Businesses reminded of looming VAT increase
There are now only two months remaining before the standard rate of VAT climbs from 17.5 per cent to 20 per cent, and VAT-registered businesses are being urged to ready themselves for the change.
The increase was announced in June’s emergency Budget and means that any sales of standard-rated goods or services made on or after 4 January 2011 must carry a VAT charge of 20 per cent.
For cash businesses that work out their VAT charge using the fraction – that is, calculating the amount of VAT from a VAT-inclusive total – the ratio will be 1/6 as from 4 January.
The increase only covers standard-rated goods and services. Zero-rated (0 per cent) and reduced-rated sales (5 per cent) will see no change, nor will exempt goods.
Retailers will need to apply the new 20 per cent charge for all takings that are received on or after 4 January next year. If a customer pays on or after 4 January for an item that has been collected or delivered in advance of that date, then the sale is deemed to have occurred before the change-over and the old 17.5 per cent rate applies.
In the case of VAT invoices, the 20 per cent charge must appear on bills raised on or after 4 January.
There are, of course, issues over sales that span the change-over date. A business that supplies either goods or services before 4 January but issues an invoice after 4 January can opt to apply the old 17.5 per cent rate if they wish.
Where a business begins work on a job before 4 January but doesn’t complete the project until after that date, it may charge VAT at 17.5 per cent for time and resources up to 3 January and VAT at 20 per cent on or after 4 January. But businesses will be under an obligation to show that the division between the two rates is fair and accurate.
Where the supply of services is continuous – say, leasing equipment or a consultancy service – a business must charge VAT at 20 per cent on invoices issued and payments received on or after 4 January. It can, however, apply the 17.5 per cent rate for the services that have been supplied up to 3 January and the 20 per cent rate thereafter.
Should a business send an invoice or take payment in advance of 4 January for services or goods that are then supplied on or after that date, the 17.5 per cent charge should normally be charged. But they can, if they choose, charge at 20 per cent.
Businesses that use the cash accounting scheme will have to separate payments taken on or after 4 January from sales made before the change-over date. This is because the old rate will apply to them.
Those operating the flat rate scheme will need to be aware of the new percentage rates that take effect as from 4 January. Firms with a VAT-exclusive turnover of £150,000 can use the flat rate scheme. Since the threshold is VAT-exclusive, the new rate won’t affect it. But firms with a VAT-inclusive turnover of £225,000 must leave the scheme. That threshold will change to £230,000 after 4 January in order to take the VAT increase into account.
Similarly, the qualifying thresholds for payments on account – where there is an annual VAT liability in excess of £2 million – are to be amended to reflect the higher rate of VAT.
VAT return and payment dates, be they monthly, quarterly or annual, will remain unchanged. For periods that cover the change-over date, businesses will need to combine the sales that carry the 17.5 per cent charge and the 20 per cent charge in order to calculate the total VAT sales figure.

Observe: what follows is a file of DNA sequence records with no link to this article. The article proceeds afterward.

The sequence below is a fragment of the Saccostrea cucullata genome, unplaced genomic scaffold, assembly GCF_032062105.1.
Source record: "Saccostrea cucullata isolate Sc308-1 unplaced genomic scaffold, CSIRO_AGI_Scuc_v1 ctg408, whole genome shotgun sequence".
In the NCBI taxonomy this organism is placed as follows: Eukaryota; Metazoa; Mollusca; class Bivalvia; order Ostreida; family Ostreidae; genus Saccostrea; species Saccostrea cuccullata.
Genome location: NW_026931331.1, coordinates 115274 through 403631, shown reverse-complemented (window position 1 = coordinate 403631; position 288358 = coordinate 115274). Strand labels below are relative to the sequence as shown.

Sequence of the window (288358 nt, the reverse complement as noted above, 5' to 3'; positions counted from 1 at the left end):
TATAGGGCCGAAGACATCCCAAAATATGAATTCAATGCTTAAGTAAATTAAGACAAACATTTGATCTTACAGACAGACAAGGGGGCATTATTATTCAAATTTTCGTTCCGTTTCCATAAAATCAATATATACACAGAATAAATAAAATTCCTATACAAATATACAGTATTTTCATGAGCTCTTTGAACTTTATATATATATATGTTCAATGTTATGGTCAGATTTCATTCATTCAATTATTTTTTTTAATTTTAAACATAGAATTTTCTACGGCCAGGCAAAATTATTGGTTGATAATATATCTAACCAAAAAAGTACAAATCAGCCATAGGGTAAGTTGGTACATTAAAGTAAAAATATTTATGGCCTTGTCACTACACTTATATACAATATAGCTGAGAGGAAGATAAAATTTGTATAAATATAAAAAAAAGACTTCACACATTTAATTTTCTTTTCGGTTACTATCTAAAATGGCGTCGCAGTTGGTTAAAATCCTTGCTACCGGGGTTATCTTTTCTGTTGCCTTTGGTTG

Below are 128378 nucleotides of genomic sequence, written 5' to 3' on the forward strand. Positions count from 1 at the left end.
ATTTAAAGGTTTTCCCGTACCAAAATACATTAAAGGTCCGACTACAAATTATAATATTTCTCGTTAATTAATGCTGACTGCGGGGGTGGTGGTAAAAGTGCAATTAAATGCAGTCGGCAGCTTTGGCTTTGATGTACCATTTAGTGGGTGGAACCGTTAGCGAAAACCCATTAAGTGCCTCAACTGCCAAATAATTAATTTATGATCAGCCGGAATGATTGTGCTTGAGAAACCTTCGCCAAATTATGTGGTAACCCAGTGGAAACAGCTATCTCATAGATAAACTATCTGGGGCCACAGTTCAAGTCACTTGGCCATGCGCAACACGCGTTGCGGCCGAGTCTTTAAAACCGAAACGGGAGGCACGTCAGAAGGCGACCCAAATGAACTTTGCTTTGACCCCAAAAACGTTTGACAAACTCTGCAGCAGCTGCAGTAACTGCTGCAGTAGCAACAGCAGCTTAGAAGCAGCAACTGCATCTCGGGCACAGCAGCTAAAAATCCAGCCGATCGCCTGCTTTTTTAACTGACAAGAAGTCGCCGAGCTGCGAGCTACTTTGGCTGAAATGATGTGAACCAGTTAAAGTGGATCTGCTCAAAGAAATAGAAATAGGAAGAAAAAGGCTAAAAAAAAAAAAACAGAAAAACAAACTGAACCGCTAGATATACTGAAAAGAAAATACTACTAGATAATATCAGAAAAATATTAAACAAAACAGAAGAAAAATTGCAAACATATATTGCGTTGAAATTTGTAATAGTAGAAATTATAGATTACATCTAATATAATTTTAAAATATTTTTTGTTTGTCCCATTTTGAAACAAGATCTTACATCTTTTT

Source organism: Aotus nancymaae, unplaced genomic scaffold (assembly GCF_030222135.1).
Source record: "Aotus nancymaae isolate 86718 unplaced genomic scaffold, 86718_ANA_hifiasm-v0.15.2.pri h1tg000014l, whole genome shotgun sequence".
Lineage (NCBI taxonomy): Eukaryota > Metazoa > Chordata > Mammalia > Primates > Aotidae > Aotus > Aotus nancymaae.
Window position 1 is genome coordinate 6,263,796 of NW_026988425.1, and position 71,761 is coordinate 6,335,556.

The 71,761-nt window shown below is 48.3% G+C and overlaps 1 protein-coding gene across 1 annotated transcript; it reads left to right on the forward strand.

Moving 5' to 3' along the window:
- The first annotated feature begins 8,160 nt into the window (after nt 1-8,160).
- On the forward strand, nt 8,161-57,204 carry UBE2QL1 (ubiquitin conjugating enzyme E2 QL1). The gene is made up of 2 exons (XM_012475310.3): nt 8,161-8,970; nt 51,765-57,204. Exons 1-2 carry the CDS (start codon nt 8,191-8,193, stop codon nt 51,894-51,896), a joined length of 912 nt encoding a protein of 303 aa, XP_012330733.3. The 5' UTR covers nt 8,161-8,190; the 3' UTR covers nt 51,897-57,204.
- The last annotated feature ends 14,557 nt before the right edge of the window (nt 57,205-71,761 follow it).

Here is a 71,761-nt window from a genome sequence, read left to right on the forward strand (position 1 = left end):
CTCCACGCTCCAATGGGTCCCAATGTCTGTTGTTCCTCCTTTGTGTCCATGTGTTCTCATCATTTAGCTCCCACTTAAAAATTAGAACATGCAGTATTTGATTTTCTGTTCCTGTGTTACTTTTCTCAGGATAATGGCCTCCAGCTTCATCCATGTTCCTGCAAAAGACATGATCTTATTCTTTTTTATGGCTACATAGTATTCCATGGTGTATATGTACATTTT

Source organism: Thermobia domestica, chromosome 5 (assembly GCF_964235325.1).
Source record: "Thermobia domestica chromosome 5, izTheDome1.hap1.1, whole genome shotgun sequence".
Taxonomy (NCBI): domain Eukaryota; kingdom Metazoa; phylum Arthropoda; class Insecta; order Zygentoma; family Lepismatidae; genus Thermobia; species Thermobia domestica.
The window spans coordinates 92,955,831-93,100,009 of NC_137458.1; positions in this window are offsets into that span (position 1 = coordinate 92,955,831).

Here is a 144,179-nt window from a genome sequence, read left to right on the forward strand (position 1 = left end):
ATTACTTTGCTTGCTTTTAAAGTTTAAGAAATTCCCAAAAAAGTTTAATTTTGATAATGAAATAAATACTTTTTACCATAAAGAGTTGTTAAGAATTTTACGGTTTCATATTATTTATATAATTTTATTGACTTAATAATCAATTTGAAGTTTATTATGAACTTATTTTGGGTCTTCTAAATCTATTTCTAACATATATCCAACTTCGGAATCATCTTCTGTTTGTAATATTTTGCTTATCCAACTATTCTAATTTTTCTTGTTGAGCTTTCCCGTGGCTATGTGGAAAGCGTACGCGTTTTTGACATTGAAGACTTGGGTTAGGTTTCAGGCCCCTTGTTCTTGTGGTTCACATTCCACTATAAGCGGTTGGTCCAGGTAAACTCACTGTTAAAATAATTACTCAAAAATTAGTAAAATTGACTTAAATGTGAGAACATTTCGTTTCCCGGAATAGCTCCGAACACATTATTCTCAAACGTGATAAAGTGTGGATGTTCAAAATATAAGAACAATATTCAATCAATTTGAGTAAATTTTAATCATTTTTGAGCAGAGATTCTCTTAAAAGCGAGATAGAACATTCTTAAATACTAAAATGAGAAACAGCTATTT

There is a relatively simple method for calculating the effect that the VAT lift will have on prices.
This is to multiply old prices by 120/117.5. An item that costs £1000 is multiplied by 120 to give 120,000. It is then divided by 117.5 to produce £1021.28.
Businesses do not have to pass the increase on to customers but they will have to pay HM Revenue and Customs the additional VAT.
Tips on preparing for the change
Any business that has questions about the time of supply and the tax point for any VAT transaction should contact their accountants to make sure the relationship between the two is correct.
It is important, also, to make sure that books are kept in good order, particularly for sales that span the transition period. And to ensure that any accounting software is updated to accommodate the new rate.
Retailers need to adapt their till systems so that the VAT increase is made automatic on or after 4 January.
Customers should be reminded that the change is coming into effect so that the increase in price does not come as an unpleasant surprise. Offering some examples of what invoices will look like after the change may be helpful.
If a business is planning the purchase of a major item, then it might be advisable to buy before 4 January.
The emergency Budget introduced ‘anti-forestalling’ rules which are intended to prevent businesses and customers taking unfair advantage of the change in VAT rate.
In those instances where the rules apply, a supplier that has charged VAT at 17.5 per cent will be required to issue a supplementary invoice for an extra 2.5 per cent of VAT on 4 January.
The extra charge comes into effect when a customer is unable to reclaim the VAT charge and one or more of the following conditions apply: the supplier and customer are ‘connected’ – such as associated businesses – or the supplier funds the purchase – perhaps by lending the customer money – or a VAT invoice is issued but is not due to be paid for at least six months, or a pre-payment of above £100,000 is made before 4 January for goods or services to be delivered once the VAT increase has happened.